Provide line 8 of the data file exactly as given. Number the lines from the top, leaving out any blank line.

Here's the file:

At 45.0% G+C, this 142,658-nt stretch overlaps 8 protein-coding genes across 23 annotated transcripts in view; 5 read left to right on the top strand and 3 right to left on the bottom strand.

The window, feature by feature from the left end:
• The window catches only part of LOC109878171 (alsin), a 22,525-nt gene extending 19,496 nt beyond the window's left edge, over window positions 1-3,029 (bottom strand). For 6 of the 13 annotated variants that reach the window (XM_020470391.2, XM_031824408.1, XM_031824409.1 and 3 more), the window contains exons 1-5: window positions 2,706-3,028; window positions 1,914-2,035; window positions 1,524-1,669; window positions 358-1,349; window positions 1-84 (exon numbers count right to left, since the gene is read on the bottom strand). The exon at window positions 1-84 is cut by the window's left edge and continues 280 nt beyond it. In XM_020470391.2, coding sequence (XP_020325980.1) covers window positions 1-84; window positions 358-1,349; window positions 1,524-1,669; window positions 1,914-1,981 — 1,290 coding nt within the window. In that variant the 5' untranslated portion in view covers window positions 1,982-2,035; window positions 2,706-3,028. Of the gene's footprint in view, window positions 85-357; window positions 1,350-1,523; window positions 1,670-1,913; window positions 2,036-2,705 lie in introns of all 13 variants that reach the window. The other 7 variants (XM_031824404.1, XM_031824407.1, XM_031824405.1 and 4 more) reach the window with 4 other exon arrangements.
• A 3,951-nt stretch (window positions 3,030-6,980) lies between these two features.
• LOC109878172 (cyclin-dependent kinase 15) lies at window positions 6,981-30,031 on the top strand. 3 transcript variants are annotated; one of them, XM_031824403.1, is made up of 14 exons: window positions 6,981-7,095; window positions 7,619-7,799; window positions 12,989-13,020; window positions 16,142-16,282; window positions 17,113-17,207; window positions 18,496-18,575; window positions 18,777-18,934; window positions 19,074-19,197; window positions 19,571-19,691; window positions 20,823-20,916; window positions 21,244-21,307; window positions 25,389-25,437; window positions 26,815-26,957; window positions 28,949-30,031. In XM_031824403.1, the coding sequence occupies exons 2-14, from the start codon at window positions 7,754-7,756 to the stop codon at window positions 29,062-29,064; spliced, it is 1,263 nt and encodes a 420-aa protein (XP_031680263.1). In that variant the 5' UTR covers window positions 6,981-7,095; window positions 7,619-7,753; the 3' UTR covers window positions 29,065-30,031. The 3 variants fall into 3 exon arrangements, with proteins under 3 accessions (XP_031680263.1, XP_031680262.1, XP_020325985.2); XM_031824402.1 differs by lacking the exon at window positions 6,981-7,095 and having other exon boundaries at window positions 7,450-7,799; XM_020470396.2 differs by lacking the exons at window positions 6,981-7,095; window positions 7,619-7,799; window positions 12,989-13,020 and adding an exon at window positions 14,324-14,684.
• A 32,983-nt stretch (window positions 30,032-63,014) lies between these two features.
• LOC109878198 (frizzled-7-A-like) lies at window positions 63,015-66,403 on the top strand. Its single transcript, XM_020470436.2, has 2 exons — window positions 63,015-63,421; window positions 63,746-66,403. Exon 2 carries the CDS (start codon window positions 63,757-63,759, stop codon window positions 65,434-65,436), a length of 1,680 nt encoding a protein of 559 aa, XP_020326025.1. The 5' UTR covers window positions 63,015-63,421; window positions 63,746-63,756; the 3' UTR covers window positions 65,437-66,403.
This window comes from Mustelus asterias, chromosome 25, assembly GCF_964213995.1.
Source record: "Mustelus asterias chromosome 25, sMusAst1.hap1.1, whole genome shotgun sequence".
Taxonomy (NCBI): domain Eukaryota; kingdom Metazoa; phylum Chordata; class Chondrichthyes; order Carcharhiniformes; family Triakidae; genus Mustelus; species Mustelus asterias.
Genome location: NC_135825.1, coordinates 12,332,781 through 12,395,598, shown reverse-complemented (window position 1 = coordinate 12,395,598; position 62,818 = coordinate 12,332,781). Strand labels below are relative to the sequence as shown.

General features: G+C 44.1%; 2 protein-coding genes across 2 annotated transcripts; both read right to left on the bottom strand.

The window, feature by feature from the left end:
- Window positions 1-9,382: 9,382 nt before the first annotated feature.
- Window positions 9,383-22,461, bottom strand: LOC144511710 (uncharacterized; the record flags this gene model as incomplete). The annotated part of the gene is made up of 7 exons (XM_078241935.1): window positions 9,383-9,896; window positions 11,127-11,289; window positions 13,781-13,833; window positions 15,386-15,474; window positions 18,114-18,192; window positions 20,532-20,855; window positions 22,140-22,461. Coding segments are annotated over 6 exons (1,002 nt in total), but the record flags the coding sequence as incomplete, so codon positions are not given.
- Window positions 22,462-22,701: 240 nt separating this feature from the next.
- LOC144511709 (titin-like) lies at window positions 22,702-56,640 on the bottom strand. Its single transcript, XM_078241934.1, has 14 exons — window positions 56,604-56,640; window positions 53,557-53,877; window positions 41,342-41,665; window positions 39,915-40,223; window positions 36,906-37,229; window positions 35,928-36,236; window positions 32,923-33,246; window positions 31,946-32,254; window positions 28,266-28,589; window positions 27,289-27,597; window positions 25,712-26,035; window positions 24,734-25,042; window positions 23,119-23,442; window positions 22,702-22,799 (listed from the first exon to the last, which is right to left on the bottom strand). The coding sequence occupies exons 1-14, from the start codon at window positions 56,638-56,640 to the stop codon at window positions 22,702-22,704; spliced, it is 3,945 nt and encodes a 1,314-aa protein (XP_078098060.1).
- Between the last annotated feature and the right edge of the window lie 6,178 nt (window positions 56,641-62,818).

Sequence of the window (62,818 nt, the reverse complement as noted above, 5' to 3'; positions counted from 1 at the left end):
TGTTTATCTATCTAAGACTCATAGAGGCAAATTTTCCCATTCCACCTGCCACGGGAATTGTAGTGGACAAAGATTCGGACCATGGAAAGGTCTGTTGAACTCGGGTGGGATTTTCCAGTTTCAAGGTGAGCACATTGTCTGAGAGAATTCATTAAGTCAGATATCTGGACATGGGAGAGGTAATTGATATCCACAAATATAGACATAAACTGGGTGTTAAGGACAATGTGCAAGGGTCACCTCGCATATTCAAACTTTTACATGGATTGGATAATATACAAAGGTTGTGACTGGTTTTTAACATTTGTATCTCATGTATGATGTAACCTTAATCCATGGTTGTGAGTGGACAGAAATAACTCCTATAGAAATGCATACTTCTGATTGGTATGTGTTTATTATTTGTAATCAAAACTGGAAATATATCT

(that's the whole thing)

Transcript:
This window comes from Mustelus asterias, chromosome 25, assembly GCF_964213995.1.